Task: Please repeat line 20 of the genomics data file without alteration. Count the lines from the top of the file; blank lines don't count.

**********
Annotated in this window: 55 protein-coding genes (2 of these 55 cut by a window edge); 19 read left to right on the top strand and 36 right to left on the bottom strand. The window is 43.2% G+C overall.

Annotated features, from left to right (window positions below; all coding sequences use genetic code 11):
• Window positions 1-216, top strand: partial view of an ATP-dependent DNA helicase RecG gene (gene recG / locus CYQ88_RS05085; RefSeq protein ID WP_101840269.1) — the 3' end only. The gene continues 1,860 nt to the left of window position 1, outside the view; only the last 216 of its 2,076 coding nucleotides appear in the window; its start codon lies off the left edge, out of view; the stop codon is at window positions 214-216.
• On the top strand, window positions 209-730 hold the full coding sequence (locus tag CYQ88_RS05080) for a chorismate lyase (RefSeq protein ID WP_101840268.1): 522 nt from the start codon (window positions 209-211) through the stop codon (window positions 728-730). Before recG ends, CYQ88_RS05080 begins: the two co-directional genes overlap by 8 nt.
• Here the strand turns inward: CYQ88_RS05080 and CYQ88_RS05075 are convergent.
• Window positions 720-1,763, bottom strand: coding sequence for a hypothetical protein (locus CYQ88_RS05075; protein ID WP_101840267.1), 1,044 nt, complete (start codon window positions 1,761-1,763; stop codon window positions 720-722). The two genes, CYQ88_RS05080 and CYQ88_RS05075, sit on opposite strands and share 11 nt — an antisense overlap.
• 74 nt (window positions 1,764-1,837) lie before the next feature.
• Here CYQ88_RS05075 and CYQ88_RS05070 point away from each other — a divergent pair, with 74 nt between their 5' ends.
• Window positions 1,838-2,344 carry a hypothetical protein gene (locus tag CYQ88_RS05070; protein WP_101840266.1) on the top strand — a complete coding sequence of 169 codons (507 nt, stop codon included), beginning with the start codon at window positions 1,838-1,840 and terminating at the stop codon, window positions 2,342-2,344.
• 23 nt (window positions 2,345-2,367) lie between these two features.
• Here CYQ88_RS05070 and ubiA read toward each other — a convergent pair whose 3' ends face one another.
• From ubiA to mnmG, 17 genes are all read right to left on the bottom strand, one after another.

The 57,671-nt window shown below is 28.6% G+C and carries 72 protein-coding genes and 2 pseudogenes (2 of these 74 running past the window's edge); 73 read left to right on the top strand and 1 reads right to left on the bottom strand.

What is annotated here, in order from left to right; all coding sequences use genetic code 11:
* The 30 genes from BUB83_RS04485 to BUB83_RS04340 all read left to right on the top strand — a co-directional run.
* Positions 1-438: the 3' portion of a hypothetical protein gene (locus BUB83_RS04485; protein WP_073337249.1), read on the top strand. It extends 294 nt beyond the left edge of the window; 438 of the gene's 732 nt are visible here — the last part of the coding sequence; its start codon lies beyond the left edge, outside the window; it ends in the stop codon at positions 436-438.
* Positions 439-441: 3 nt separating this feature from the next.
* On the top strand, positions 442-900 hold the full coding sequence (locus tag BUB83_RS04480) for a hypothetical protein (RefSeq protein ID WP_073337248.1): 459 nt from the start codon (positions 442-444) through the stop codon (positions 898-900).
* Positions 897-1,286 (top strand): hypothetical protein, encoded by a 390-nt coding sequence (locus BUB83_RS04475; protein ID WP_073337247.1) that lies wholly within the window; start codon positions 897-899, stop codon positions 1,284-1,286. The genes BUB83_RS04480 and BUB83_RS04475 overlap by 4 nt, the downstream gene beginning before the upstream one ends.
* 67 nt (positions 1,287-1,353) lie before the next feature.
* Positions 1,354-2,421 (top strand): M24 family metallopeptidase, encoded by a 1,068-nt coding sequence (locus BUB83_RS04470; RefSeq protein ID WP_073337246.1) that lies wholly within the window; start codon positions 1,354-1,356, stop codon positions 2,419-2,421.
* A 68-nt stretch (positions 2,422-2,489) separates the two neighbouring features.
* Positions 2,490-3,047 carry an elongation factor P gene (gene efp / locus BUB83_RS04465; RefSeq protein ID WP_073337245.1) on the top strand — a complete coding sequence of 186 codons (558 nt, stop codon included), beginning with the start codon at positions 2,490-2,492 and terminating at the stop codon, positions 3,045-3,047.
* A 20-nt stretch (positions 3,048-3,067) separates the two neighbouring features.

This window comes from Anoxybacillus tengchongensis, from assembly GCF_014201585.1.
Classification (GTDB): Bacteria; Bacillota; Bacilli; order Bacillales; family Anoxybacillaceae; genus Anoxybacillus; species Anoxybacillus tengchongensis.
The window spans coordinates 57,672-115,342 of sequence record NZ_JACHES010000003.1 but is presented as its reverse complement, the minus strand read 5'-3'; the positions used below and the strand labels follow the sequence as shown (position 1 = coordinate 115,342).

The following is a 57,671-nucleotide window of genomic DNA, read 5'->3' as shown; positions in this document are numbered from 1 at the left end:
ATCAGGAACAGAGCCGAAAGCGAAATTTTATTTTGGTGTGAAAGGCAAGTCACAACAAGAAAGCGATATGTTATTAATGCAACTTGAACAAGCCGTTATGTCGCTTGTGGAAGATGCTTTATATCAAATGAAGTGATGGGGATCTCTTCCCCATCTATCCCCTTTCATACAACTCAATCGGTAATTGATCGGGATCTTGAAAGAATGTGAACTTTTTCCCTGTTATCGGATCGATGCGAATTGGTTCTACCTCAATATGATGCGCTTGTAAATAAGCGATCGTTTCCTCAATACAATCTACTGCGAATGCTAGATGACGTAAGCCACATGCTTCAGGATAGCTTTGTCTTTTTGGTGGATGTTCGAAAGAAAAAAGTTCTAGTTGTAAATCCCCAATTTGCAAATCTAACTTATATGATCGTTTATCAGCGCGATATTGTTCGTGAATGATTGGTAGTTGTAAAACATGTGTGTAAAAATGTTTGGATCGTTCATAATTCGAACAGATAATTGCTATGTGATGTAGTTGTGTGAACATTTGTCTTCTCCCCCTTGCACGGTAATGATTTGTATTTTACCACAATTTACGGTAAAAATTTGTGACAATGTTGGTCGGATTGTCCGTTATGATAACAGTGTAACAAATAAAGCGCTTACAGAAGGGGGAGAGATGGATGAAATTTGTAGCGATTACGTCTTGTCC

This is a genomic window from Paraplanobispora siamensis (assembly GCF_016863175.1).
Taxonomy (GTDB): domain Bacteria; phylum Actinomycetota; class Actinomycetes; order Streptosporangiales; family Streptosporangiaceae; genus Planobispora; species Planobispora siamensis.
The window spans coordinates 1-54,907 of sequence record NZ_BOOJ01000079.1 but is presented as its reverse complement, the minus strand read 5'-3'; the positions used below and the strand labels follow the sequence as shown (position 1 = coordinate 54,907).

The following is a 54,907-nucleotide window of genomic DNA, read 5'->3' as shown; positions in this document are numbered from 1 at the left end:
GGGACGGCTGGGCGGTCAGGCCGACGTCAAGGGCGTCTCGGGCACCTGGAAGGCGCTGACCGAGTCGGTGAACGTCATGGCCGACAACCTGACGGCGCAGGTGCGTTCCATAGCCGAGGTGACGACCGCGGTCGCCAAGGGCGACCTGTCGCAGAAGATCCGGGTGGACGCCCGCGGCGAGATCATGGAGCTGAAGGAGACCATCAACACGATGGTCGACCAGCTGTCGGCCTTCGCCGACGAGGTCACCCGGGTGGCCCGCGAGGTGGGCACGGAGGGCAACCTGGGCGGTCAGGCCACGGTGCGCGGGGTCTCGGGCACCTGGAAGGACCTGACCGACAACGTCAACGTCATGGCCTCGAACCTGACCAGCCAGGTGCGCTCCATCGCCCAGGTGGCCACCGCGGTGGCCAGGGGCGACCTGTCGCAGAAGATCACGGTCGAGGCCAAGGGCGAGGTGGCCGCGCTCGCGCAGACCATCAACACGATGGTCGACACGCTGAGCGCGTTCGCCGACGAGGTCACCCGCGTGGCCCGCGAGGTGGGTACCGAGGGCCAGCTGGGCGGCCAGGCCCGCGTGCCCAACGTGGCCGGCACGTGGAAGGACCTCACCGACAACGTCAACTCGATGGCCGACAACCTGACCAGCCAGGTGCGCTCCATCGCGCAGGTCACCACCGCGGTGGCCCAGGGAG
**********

* 67 nt (positions 1,287-1,353) lie before the next feature.